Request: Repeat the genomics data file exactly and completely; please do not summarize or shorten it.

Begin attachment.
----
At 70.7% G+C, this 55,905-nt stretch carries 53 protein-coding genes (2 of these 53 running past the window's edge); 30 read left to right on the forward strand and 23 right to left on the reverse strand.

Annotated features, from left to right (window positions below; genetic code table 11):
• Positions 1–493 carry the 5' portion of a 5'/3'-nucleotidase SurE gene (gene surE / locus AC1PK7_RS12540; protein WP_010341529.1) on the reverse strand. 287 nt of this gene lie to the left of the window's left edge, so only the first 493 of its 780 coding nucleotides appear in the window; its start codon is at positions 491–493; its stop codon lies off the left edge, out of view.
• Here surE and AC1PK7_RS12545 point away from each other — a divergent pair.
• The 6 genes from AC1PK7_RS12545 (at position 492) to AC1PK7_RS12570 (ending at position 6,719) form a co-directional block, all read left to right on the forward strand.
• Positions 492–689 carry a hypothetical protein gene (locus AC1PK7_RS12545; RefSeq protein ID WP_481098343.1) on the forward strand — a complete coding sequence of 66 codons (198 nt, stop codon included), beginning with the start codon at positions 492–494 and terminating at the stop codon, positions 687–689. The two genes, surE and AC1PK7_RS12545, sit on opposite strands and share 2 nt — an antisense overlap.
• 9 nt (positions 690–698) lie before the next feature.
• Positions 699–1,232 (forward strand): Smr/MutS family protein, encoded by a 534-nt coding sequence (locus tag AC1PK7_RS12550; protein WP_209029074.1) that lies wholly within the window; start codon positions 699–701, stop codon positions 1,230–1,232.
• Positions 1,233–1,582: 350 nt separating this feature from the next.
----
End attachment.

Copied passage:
At 70.7% G+C, this 55,905-nt stretch carries 53 protein-coding genes (2 of these 53 running past the window's edge); 30 read left to right on the forward strand and 23 right to left on the reverse strand.

Annotated features, from left to right (window positions below; genetic code table 11):
• Positions 1–493 carry the 5' portion of a 5'/3'-nucleotidase SurE gene (gene surE / locus AC1PK7_RS12540; protein WP_010341529.1) on the reverse strand. 287 nt of this gene lie to the left of the window's left edge, so only the first 493 of its 780 coding nucleotides appear in the window; its start codon is at positions 491–493; its stop codon lies off the left edge, out of view.
• Here surE and AC1PK7_RS12545 point away from each other — a divergent pair.
• The 6 genes from AC1PK7_RS12545 (at position 492) to AC1PK7_RS12570 (ending at position 6,719) form a co-directional block, all read left to right on the forward strand.
• Positions 492–689 carry a hypothetical protein gene (locus AC1PK7_RS12545; RefSeq protein ID WP_481098343.1) on the forward strand — a complete coding sequence of 66 codons (198 nt, stop codon included), beginning with the start codon at positions 492–494 and terminating at the stop codon, positions 687–689. The two genes, surE and AC1PK7_RS12545, sit on opposite strands and share 2 nt — an antisense overlap.
• 9 nt (positions 690–698) lie before the next feature.
• Positions 699–1,232 (forward strand): Smr/MutS family protein, encoded by a 534-nt coding sequence (locus tag AC1PK7_RS12550; protein WP_209029074.1) that lies wholly within the window; start codon positions 699–701, stop codon positions 1,230–1,232.
• Positions 1,233–1,582: 350 nt separating this feature from the next.